About Prehistoric Dire Wolves (Canis Dirus)
Scary Extinct Wolves of North America
Humans have good reasons for their atavistic fear of wolves. They work in packs, are clever, and good at hunting big prey and bringing it down. Prey such as stray humans who are hunting for food themselves. Now imagine the wolves after you are bigger, heavier, and built to thrive in the Ice Age. That describes Canis dirus, otherwise known as prehistoric dire wolves.
As I mentioned in other posts on prehistoric bears and prehistoric lions, my Ice Age Shifters® series asks the question: What happens if a shapeshifter's animal side turns out to be a throwback to an earlier species? As you might imagine, this difference isn't always welcome. In some shifter communities, tradition trumps acceptance.
Prehistoric Dire Wolves Were Bad-Ass
Dire wolves are one of the most famous species of prehistoric Ice Age animals. And thanks to Game of Thrones, their fame has grown in recent years. They were muscular, with massive jaws, but more slender legs than contemporary wolves. They are the most common fossil remains found in the La Brea Tar Pits. This is probably because they hunted in cooperative packs. Meaning that if one member got stuck in the tarry death trap, others of the pack would try to help, dooming them all.
Paleontologists have competing theories on the evolution of wolves in general. The ancestors of dire wolves likely originated in North America and spread all over the world. Prehistoric dire wolves thrived in North America, Central America, and South America during the Ice Age. For the most part, they weren't that much bigger than the largest of today's wolves, but they were heavier and more brawny.
Dire wolves lost the evolutionary competition and died out at the end of the Ice Age. Paleontologists guess this is because the large prey they depended on died out. Also, humans probably killed them at every opportunity out of fear, and out of annoyance when they lost their valuable food animals to the wolf pack. Much like today, I imagine.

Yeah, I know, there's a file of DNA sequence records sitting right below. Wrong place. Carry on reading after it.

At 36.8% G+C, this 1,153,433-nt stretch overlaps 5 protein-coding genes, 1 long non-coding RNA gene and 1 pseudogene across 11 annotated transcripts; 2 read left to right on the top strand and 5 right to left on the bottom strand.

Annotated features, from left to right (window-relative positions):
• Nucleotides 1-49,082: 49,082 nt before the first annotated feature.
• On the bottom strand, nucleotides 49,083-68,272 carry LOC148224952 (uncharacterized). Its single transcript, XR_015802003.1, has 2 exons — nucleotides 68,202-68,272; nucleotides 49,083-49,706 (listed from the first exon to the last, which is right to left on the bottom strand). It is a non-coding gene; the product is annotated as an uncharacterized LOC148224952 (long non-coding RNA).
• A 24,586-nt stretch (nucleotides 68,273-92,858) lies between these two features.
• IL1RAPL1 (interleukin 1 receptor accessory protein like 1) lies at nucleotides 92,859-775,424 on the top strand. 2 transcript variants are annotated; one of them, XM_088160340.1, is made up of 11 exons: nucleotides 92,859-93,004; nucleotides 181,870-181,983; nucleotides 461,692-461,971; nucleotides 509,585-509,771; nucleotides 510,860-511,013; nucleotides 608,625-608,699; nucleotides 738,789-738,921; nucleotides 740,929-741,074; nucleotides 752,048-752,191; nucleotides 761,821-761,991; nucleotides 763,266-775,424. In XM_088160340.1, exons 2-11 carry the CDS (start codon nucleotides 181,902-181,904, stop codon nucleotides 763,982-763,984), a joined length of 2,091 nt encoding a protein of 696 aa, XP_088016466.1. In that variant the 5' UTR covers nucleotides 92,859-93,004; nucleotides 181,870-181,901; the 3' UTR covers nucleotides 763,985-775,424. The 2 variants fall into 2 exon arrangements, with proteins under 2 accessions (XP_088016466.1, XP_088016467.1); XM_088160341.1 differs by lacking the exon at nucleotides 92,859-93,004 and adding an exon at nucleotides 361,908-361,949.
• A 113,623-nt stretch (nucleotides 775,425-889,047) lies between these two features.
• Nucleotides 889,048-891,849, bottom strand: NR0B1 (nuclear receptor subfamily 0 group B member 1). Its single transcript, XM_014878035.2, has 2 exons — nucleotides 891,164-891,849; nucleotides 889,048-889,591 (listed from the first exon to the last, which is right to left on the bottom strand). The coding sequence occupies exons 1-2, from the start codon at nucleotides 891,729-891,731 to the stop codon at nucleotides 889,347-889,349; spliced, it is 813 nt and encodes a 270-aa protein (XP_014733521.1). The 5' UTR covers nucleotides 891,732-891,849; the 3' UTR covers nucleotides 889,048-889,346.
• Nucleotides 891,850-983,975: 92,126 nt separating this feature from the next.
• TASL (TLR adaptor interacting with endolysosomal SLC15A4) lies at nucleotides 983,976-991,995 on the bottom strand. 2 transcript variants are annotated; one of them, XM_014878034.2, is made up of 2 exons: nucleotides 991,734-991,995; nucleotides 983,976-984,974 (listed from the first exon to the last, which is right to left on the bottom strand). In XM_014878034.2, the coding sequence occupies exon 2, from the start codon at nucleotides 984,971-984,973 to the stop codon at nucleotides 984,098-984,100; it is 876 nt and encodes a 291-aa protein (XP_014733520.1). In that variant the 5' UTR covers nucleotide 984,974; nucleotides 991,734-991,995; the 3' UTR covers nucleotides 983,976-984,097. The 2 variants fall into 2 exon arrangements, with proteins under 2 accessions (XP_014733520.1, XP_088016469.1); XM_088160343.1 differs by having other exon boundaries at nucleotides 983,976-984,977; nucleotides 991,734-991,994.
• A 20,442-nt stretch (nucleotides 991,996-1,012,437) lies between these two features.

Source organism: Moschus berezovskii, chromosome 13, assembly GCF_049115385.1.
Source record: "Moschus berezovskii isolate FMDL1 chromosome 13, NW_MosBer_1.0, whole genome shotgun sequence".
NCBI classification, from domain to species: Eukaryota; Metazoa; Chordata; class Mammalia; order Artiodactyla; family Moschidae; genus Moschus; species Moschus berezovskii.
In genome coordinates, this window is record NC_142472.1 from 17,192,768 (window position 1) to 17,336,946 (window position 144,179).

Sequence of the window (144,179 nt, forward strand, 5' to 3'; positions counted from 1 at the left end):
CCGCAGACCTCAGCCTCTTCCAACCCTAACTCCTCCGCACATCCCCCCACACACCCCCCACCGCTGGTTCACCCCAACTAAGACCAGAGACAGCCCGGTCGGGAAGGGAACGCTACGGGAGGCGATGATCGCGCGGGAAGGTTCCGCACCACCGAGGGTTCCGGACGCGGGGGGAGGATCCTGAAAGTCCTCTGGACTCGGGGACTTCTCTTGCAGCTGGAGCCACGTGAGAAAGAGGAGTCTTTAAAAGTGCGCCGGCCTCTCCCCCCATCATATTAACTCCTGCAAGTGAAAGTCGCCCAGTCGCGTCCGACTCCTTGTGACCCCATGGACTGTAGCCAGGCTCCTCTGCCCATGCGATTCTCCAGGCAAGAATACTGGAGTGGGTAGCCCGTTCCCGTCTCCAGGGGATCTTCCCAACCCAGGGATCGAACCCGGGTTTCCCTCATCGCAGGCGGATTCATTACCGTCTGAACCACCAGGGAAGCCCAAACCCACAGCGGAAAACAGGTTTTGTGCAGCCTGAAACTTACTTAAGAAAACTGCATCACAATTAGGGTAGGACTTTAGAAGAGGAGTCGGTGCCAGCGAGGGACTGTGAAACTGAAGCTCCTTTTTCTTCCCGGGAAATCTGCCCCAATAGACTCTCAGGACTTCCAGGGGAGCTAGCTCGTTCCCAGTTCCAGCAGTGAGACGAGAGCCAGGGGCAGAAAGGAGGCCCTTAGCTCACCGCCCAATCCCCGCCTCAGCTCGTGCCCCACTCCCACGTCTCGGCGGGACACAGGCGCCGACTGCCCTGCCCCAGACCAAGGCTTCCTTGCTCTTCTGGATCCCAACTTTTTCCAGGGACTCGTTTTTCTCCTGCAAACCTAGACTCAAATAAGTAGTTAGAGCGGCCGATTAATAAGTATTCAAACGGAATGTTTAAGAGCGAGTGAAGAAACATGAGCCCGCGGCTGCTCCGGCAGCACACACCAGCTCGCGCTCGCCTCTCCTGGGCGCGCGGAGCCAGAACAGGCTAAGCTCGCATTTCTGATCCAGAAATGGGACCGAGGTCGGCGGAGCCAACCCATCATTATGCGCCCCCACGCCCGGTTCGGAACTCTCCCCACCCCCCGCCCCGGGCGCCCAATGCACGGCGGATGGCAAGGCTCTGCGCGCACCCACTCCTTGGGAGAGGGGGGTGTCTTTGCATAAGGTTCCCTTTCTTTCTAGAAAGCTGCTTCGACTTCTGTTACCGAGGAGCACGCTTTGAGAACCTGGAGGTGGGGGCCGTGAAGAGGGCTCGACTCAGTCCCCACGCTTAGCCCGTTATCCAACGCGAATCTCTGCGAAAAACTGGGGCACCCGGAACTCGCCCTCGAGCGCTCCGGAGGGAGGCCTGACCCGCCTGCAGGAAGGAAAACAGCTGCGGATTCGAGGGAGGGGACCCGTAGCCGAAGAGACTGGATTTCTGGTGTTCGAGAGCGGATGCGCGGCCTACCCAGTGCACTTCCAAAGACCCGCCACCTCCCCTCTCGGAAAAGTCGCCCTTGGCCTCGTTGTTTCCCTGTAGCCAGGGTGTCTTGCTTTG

Dire Wolves in the Ice Age Shifters Series
Two of my Ice Age Shifters series books feature prehistoric dire wolves, Heart of a Dire Wolf and Dire Wolf Wanted. The lead characters of the books are sisters born of different mothers but have the same father.
In the Ice Age Shifters world, I decided that dire wolves have as much coat color variation as the various modern wolf species. In Heart of a Dire Wolf, Skyla Chakal's human side shows her Chinese mother's heritage. Her dire wolf side is burly with thick black fur. Since prehistoric dire wolves successfully hunted anything and everything, I figured that modern shifters likely have the same instinctive fear of dire wolves that ordinary humans do.
Skyla is a peaceable people pleaser, so sharing a soul with a scary dire wolf didn't win her many friends. Consequently, she uses her abundant magical ability to craft an illusion that fools most other shifters into believing her animal side is a shy maned wolf from South America. Yes, she's aware that maned wolves aren't really wolves, they're more like foxes on stilts, but she counts on the fact that most shifters don't know better. 😉
The path to peace and harmony for Ice Age shifters is rarely easy, or even visible. Skyla meets her mate in dire (snerk!) circumstances. She'll have to let loose her bad-ass side if she wants to win the day.
CREDITS: Maned wolf photo by mari_art @ Deposit Photo. Canis dirus illustration by Nyssa Juneau.
Heart of a Dire Wolf (Ice Age Shifters Book 3)
A dire wolf shifter and her would-be tiger-shifter mate must face down deadly hunters and greedy wizards in a mysterious northern town.
Skyla, prehistoric dire wolf shifter, and Nic, sexy tiger shifter, recognize their true mate in each other. Problem is, they’re prisoners of an underground auction. To stay together, they must escape captivity, avoid ruthless hunters, and figure out how to work together if they’re going to crack the secrets of a mysterious new-old sanctuary town. And they better hurry, because the greedy wizards are after the fabled treasures of this vulnerable sanctuary town—and them.
READ HEART OF A DIRE WOLF TODAY